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El Niño Approaches
July 01, 2009


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Using Jason-2 altimetry data, NASA scientists are closely monitoring the recent Pacific El Niño warming. Since El Niño has been quiet since the historic 1997-1998 event, global interest is sky high. Altimetry data are important tools for monitoring the movement of the warm El Niño waters and the cool waters of La Niña. Jason-2 data are also being used operationally to create the 2009-2010 climate forecasts. For many countries, these climate forecasts are crucial to help them plan for flooding and drought, develop agricultural strategies, and allocate water and energy resources.

The image on the left from June 1997 shows that the large El Niño that developed later that year was preceded by an already significant warm water area in the eastern Pacific Ocean.  The June 2009 El Niño (right) indeed has a warm region in the eastern Pacific, but it  is not expected to develop into the dramatic phenomenon of 1997.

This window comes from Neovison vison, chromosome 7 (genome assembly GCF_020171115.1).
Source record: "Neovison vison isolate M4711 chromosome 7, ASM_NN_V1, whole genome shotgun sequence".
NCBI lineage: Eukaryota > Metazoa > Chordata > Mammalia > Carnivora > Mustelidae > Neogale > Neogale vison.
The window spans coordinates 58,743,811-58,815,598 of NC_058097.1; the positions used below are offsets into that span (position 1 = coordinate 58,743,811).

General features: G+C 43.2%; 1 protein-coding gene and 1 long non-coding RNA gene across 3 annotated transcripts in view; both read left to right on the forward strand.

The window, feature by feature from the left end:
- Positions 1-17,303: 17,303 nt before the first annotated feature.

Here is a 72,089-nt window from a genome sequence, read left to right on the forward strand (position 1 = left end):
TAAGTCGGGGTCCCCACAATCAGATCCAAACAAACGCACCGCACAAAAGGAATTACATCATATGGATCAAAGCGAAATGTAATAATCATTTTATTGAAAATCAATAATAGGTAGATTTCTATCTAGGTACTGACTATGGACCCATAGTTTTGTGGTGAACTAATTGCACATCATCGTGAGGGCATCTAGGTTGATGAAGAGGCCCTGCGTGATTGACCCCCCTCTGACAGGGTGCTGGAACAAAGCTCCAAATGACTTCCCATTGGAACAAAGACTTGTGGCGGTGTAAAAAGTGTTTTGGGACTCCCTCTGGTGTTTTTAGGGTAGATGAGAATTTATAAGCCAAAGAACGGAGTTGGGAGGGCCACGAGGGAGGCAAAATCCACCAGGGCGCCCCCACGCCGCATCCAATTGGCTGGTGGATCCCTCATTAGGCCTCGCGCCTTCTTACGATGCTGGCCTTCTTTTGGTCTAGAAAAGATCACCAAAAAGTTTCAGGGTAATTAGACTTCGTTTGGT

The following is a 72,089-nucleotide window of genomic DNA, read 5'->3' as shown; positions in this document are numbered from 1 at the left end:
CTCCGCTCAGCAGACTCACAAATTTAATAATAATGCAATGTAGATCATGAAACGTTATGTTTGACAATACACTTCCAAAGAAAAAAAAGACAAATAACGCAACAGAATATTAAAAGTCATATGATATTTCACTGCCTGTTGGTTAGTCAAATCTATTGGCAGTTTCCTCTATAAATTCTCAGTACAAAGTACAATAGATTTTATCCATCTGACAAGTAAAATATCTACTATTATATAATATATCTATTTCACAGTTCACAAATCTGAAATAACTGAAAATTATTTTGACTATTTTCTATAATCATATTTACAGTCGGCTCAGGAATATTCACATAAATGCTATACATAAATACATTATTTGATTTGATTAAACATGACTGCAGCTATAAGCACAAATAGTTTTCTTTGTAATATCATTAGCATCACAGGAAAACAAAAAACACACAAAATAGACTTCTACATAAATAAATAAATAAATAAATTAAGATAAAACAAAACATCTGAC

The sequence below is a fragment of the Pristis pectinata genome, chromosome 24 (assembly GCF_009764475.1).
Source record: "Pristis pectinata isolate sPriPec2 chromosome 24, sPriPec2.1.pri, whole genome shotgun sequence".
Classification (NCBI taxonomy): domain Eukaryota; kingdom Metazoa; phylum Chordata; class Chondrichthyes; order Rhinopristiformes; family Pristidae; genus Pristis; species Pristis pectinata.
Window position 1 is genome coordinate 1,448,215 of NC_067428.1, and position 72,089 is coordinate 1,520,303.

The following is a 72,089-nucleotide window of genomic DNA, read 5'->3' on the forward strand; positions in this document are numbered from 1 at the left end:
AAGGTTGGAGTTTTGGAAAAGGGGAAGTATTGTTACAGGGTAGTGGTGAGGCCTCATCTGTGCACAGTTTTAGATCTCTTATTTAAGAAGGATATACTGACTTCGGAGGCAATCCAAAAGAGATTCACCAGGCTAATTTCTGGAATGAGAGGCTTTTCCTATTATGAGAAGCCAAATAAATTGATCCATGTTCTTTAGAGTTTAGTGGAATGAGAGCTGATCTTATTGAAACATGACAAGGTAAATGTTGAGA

The image on the left from June 1997 shows that the large El Niño that developed later that year was preceded by an already significant warm water area in the eastern Pacific Ocean. The June 2009 El Niño (right) indeed has a warm region in the eastern Pacific, but it is not expected to develop into the dramatic phenomenon of 1997.
According the official National Oceanic and Atmospheric Administration, NOAA, El Niño conditions in the Pacific Ocean will continue to develop and are expected to last through the Northern Hemisphere winter 2009-2010.

During June 2009, conditions across the equatorial Pacific Ocean transitioned from largely neutral to El Niño conditions. An area of warm water continued to increase along a narrow band in the eastern equatorial Pacific. Subsurface waters also increased as the depth of this warm water continued to deepen. Consistent with the oceanic evolution of El Niño conditions, equatorial trade winds were weaker-than-average across much of the Pacific basin, and convection of cooler ocean water became increasingly suppressed over Indonesia. These ocean and atmosphere conditions are indicative of the development of an El Niño event.

View the official NOAA announcement.

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